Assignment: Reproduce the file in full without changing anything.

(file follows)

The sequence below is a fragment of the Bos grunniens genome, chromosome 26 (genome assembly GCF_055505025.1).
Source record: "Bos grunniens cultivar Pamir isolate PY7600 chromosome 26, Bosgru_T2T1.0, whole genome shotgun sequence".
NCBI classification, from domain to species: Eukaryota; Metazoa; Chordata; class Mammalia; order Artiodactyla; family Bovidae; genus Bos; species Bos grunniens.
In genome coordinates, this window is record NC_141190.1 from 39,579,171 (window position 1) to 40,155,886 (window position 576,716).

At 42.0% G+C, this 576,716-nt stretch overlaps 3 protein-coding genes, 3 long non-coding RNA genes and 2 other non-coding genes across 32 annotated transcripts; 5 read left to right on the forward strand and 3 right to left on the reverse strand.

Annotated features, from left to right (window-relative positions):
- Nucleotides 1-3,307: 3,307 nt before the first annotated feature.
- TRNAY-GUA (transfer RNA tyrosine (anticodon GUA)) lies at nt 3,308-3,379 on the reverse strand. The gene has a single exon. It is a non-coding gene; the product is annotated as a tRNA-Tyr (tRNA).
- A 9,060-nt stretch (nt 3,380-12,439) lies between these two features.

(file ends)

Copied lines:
The sequence below is a fragment of the Bos grunniens genome, chromosome 26 (genome assembly GCF_055505025.1).
Source record: "Bos grunniens cultivar Pamir isolate PY7600 chromosome 26, Bosgru_T2T1.0, whole genome shotgun sequence".
NCBI classification, from domain to species: Eukaryota; Metazoa; Chordata; class Mammalia; order Artiodactyla; family Bovidae; genus Bos; species Bos grunniens.
In genome coordinates, this window is record NC_141190.1 from 39,579,171 (window position 1) to 40,155,886 (window position 576,716).

At 42.0% G+C, this 576,716-nt stretch overlaps 3 protein-coding genes, 3 long non-coding RNA genes and 2 other non-coding genes across 32 annotated transcripts; 5 read left to right on the forward strand and 3 right to left on the reverse strand.

Annotated features, from left to right (window-relative positions):
- Nucleotides 1-3,307: 3,307 nt before the first annotated feature.
- TRNAY-GUA (transfer RNA tyrosine (anticodon GUA)) lies at nt 3,308-3,379 on the reverse strand. The gene has a single exon. It is a non-coding gene; the product is annotated as a tRNA-Tyr (tRNA).
- A 9,060-nt stretch (nt 3,380-12,439) lies between these two features.